Category Archives: Technology

Will the effect last? Math on a tablet helps low-performing second graders… for a while

There is a new Best Evidence in Brief with among others, this study that shows how important it can be to check the lasting effects of what you do.

Published in the Journal of Educational Psychology, Martin Hassler and colleagues carried out a randomized controlled trial of a mathematics intervention on tablets (iPads).
The trial involved 283 low-performing second graders spread across 27 urban schools in Sweden. The children were randomized to four groups:
  • A math intervention called Chasing Planets, consisting of 261 planets on a space map, each with a unique math exercise (addition or subtraction up to 12). Students practiced for 20 minutes a day.
  • The math intervention combined with working memory training, where students spent an additional 10 minutes each day on working memory tasks.
  • A placebo group who practiced mostly reading tasks on the tablet (again for 20 minutes each day), including Chasing Planets-Reading, which had a similar format to the math intervention.
  • A control group who received no intervention, not even on improving their skills on the tablets.
The intervention lasted for around 20 weeks, with children completing nine measures at pre- and post-test, and then after 6 and 12 months.
Both math conditions scored significantly higher (effect size = +0.53-0.67) than the control and placebo groups on the post-test of basic arithmetic, but not on measures of arithmetic transfer or problem solving. There was no additional benefit of the working memory training. The effects faded at the 6-month follow-up (effect size = +0.18-0.28) and even more so after 12 months (effect size = +0.03-0.13)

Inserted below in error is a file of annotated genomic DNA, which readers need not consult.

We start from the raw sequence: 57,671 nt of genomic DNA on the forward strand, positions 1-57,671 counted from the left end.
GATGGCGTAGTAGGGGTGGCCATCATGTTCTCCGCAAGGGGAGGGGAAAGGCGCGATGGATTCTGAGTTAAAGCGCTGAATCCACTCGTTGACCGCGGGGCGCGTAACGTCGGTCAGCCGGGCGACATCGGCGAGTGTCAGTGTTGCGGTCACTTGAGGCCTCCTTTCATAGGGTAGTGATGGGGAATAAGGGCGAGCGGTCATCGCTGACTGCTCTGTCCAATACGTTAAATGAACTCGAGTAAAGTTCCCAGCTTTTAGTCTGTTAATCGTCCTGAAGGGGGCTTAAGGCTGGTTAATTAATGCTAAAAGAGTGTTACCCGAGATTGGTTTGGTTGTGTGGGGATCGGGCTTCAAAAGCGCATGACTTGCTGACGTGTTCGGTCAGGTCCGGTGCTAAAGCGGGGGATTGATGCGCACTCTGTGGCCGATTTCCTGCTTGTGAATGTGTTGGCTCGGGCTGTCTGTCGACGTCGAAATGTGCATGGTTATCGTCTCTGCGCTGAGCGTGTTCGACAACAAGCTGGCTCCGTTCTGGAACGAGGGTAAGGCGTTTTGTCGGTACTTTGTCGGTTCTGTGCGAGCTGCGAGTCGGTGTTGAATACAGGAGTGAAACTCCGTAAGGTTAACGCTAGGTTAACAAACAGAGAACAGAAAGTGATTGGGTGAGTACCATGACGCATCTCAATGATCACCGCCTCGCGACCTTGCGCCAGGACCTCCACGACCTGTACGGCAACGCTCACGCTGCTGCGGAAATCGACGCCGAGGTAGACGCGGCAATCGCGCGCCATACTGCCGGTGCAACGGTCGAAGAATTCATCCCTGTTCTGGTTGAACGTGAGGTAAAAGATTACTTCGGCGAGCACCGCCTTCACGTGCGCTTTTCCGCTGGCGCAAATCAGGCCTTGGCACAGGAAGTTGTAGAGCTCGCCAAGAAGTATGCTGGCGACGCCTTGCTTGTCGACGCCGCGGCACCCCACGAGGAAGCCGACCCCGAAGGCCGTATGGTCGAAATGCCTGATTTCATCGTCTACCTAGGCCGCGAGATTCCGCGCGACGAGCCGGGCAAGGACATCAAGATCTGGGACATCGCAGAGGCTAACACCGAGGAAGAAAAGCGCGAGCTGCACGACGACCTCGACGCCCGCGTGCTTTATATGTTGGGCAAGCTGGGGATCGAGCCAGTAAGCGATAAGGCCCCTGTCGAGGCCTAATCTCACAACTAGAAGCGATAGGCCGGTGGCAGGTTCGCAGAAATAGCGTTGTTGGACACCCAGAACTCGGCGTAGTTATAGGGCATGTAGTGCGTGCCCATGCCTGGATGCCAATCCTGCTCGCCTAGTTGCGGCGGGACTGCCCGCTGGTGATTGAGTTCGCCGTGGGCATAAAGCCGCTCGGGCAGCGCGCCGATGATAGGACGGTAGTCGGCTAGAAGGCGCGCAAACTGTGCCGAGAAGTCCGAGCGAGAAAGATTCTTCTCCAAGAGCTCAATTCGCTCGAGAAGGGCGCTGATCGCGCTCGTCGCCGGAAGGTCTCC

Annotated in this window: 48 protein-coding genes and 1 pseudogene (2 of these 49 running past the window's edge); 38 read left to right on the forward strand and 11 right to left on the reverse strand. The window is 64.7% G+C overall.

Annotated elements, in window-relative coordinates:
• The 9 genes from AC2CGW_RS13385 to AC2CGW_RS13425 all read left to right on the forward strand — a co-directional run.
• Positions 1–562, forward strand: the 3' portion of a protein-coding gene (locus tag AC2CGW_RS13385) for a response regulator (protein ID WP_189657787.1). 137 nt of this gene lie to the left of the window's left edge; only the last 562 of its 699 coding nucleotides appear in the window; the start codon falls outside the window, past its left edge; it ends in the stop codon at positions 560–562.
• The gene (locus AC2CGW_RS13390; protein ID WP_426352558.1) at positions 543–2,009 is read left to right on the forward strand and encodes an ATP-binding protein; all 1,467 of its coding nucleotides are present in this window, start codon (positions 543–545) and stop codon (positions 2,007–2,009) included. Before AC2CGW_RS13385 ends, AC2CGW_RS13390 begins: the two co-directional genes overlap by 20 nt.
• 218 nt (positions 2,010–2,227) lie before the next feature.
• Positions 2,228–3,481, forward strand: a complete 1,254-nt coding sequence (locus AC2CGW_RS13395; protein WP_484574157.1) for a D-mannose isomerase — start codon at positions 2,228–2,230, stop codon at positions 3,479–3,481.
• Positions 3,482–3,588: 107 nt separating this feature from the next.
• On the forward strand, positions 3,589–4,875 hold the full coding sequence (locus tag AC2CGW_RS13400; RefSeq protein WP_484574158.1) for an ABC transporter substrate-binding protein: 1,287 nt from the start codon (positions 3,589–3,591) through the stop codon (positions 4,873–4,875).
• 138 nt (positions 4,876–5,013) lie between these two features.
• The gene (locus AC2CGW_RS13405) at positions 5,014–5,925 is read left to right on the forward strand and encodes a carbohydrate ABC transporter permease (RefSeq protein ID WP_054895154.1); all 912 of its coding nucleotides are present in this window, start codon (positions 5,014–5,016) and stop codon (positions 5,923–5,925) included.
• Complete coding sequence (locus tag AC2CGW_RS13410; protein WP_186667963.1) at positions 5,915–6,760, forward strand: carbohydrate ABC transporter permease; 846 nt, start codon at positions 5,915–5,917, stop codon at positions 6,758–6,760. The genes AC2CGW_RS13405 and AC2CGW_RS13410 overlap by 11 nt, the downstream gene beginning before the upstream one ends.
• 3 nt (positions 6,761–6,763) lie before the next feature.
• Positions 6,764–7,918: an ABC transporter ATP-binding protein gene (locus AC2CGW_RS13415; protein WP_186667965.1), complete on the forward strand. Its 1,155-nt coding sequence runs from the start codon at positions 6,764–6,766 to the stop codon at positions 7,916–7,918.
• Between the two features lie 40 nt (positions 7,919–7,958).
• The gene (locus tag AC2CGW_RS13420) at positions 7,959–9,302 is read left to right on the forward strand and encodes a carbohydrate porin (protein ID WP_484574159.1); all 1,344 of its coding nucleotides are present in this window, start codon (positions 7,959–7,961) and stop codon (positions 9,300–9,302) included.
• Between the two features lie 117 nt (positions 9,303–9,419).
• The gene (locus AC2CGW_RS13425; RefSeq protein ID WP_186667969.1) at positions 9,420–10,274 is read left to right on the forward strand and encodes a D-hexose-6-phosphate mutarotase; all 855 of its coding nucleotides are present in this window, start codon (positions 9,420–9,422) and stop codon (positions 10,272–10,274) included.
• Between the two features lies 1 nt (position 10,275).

IQ was a significant moderator of direct and long-term effects, such that children with lower IQ benefited more than higher IQ students. Socioeconomic factors did not moderate outcomes.

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Good, short video on why algorithms aren’t objective at all: “an algorithm is an opinion embedded in math”

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New meta-analysis begs: Don’t throw away your printed books in education

I just found a new meta-analysis soon to be published in which Pablo Delgado, Cristina Vargas, Rakefet Ackerman & Ladislao Salmerón examine the effects of reading media on reading comprehension. Well, the title gives away the conclusion, I guess.

But this is the longer version:

The results of the two meta-analyses in the present study yield a clear picture of screen inferiority, with lower reading comprehension outcomes for digital texts compared to printed texts, which corroborates and extends previous research (Kong et al., 2018; Singer & Alexander, 2017b; Wang et al. 2007). These results were consistent across methodologies and theoretical frameworks.